ESPN’s new morning show Get Up is not off to the start anyone in Bristol would have dreamt up for it. One week in, the reviews have been lukewarm and, more troublingly, the ratings have been fairly awful, down 24 percent over its first four shows from last year’s programming in the same time slot.

And although it’s too early to declare Get Up a lost cause… a lot of people are already wondering whether Get Up is a lost cause.

Speaking on The Athletic’s Sports Media with Richard Deitsch podcast, ESPN guru Jim Miller said this week that the show probably won’t have as long a leash under new ESPN president Jimmy Pitaro as it would have under his predecessor John Skipper:

I think they need to get their act together by the beginning of football season. And I think that they basically have until next year’s Super Bowl. I don’t think anything’s going to happen, no matter what the ratings are. That said, it’s interesting to see what Pitaro’s patience level is going to be with it versus Skipper’s because Skipper gave birth to this, and if he were still there, I think they would have had, certainly, at least a built-in margin for error that they may not necessarily have with that.

Deitsch asked Miller about the report that the three Get Up co-hosts — Mike Greenberg, Michelle Beadle and Jalen Rose — make a combined $14.5 million in salary, but Miller said that wasn’t his (or ESPN’s) chief concern.

They need to make this show work. They need to make this show work not just in justifying the salaries but here’s the thing: If this show doesn’t work, ESPN, when they’re next in conversation with a piece of talent at Fox or NBC or CBS saying ‘Come over to us and we can be the home for you that you really want. You want your own show or you want to raise your profile or something. We can do that.’ Well, they need to be able to prove that.

I think there’s a lot at stake just in terms of the world of ESPN. This network needs to be able to deliver a successful show. It’s just as simple as that. Yes, it’s hard to deliver it and all that stuff, but there’s gotta be a lot of smart people over there who have the ability to take talent that they believe in and talent that has received a lot of support from the audience before and turn it into a successful TV show. If they don’t, then I think that’s a real problem for them, beyond the salaries. The salaries are significant, but beyond the salaries, if you fail at doing this show, the ramifications are serious.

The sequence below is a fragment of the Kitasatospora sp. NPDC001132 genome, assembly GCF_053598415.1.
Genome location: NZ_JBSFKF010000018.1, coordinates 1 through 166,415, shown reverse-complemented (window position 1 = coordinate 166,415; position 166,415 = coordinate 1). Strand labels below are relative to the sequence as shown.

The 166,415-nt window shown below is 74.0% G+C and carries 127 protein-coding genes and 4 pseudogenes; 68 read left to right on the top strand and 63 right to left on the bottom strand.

To Miller’s point, ESPN has put a lot of money, manpower, and promotion behind Get Up, and if three high-profile personalities, a prime time slot, and a massive ad campaign aren’t enough to make it work, that certainly won’t reflect well on the network.

With all that in mind, it’s safe to say that if Get Up’s ratings remain low, ESPN will consider changes to the show’s content, structure, promotional strategy or even personnel. Yes, it’s early for Get Up, but given the ratings and the bad PR that has come with them, the network might not wait too long before making some moves.

Miller’s conversation with Deitsch is pretty interesting start to finish, as the status of Get Up at length before moving on to the details of Skipper’s exit and other subjects. You can listen right here.

[The Athletic]

About Alex Putterman

Alex is a writer and editor for The Comeback and Awful Announcing. He has written for The Atlantic, VICE Sports,, and more. He is a proud alum of Northwestern University and The Daily Northwestern. You can find him on Twitter @AlexPutterman.